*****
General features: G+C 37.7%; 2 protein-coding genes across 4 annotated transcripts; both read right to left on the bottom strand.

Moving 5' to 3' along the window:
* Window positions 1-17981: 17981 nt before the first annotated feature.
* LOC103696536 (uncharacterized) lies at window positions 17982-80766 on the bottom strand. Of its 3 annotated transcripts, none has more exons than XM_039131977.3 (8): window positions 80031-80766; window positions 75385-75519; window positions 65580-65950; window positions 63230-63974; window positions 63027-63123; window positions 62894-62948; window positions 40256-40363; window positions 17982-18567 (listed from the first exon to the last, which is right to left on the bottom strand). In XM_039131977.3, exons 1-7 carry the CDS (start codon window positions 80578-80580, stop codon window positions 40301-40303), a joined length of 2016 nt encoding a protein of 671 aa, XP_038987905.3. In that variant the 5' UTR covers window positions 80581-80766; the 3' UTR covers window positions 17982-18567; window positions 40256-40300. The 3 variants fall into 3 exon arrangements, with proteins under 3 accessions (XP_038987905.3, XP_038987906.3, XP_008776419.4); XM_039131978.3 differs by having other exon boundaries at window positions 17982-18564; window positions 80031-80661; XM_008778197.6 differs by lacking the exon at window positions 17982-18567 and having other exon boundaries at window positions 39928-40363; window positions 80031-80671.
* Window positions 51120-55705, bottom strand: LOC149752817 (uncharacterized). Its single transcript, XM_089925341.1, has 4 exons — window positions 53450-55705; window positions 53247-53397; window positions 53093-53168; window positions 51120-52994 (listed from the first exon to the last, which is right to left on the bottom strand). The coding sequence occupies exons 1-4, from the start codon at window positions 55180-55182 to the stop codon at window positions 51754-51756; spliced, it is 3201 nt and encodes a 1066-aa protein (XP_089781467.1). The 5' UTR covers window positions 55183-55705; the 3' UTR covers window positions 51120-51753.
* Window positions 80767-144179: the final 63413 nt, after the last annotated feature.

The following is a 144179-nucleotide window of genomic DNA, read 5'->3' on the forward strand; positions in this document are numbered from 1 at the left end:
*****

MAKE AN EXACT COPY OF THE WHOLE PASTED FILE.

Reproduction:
General features: G+C 37.7%; 2 protein-coding genes across 4 annotated transcripts; both read right to left on the bottom strand.

Moving 5' to 3' along the window:
* Window positions 1-17981: 17981 nt before the first annotated feature.
* LOC103696536 (uncharacterized) lies at window positions 17982-80766 on the bottom strand. Of its 3 annotated transcripts, none has more exons than XM_039131977.3 (8): window positions 80031-80766; window positions 75385-75519; window positions 65580-65950; window positions 63230-63974; window positions 63027-63123; window positions 62894-62948; window positions 40256-40363; window positions 17982-18567 (listed from the first exon to the last, which is right to left on the bottom strand). In XM_039131977.3, exons 1-7 carry the CDS (start codon window positions 80578-80580, stop codon window positions 40301-40303), a joined length of 2016 nt encoding a protein of 671 aa, XP_038987905.3. In that variant the 5' UTR covers window positions 80581-80766; the 3' UTR covers window positions 17982-18567; window positions 40256-40300. The 3 variants fall into 3 exon arrangements, with proteins under 3 accessions (XP_038987905.3, XP_038987906.3, XP_008776419.4); XM_039131978.3 differs by having other exon boundaries at window positions 17982-18564; window positions 80031-80661; XM_008778197.6 differs by lacking the exon at window positions 17982-18567 and having other exon boundaries at window positions 39928-40363; window positions 80031-80671.
* Window positions 51120-55705, bottom strand: LOC149752817 (uncharacterized). Its single transcript, XM_089925341.1, has 4 exons — window positions 53450-55705; window positions 53247-53397; window positions 53093-53168; window positions 51120-52994 (listed from the first exon to the last, which is right to left on the bottom strand). The coding sequence occupies exons 1-4, from the start codon at window positions 55180-55182 to the stop codon at window positions 51754-51756; spliced, it is 3201 nt and encodes a 1066-aa protein (XP_089781467.1). The 5' UTR covers window positions 55183-55705; the 3' UTR covers window positions 51120-51753.
* Window positions 80767-144179: the final 63413 nt, after the last annotated feature.

The following is a 144179-nucleotide window of genomic DNA, read 5'->3' on the forward strand; positions in this document are numbered from 1 at the left end: